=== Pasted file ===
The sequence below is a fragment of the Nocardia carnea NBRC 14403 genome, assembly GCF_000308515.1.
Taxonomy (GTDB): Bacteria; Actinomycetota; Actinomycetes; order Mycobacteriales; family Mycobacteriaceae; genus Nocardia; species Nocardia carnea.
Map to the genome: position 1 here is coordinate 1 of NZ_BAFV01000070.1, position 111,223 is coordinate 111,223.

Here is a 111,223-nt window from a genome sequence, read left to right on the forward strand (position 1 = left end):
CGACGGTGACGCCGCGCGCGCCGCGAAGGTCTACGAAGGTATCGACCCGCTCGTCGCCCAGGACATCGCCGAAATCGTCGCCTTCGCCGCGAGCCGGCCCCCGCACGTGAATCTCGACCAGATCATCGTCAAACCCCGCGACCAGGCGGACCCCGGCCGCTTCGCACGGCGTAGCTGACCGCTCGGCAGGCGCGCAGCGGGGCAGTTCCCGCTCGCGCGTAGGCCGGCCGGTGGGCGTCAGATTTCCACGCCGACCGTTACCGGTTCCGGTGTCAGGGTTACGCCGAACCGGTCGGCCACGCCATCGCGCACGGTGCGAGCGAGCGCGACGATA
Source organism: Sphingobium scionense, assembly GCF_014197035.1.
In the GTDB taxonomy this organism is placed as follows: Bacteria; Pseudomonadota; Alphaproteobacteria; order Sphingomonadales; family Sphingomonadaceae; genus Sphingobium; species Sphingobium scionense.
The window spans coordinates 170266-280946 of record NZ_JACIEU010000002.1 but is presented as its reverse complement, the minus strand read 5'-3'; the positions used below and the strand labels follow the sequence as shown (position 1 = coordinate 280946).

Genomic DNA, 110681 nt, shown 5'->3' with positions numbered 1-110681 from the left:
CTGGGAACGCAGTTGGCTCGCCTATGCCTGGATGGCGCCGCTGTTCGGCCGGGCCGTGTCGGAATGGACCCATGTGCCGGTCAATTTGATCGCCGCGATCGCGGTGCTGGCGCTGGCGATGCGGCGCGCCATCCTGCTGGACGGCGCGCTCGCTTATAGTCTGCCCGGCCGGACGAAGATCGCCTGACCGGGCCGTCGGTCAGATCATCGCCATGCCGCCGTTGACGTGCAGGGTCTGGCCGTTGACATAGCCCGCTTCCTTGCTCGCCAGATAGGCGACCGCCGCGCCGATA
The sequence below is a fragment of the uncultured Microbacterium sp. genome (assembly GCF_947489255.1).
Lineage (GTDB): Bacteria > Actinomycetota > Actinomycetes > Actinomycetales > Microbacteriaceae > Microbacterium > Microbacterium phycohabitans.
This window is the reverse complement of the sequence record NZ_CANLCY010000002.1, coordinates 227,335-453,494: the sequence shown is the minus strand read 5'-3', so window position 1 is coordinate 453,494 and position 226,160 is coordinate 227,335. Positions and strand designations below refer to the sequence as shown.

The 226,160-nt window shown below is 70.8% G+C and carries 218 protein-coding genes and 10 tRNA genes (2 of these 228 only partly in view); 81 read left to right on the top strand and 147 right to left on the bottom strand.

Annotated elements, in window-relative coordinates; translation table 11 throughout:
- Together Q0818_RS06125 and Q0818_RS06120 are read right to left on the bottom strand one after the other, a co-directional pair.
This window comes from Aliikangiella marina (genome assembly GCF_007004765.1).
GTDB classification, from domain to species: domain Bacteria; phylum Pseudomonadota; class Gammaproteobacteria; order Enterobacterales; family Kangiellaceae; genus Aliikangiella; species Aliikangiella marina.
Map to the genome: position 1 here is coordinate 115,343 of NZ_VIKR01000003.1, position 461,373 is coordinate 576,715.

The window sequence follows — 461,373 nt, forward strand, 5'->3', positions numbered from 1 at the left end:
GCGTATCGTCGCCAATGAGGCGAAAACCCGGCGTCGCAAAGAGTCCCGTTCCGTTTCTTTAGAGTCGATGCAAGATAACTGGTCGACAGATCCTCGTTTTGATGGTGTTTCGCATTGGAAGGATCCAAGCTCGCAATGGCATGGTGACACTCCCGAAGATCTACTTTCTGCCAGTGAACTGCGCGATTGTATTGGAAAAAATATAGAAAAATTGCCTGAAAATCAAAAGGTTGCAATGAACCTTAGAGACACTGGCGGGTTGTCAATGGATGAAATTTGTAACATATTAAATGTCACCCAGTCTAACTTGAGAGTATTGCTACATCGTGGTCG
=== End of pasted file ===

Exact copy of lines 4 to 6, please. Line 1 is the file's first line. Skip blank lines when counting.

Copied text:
Here is a 111,223-nt window from a genome sequence, read left to right on the forward strand (position 1 = left end):
CGACGGTGACGCCGCGCGCGCCGCGAAGGTCTACGAAGGTATCGACCCGCTCGTCGCCCAGGACATCGCCGAAATCGTCGCCTTCGCCGCGAGCCGGCCCCCGCACGTGAATCTCGACCAGATCATCGTCAAACCCCGCGACCAGGCGGACCCCGGCCGCTTCGCACGGCGTAGCTGACCGCTCGGCAGGCGCGCAGCGGGGCAGTTCCCGCTCGCGCGTAGGCCGGCCGGTGGGCGTCAGATTTCCACGCCGACCGTTACCGGTTCCGGTGTCAGGGTTACGCCGAACCGGTCGGCCACGCCATCGCGCACGGTGCGAGCGAGCGCGACGATA
Source organism: Sphingobium scionense, assembly GCF_014197035.1.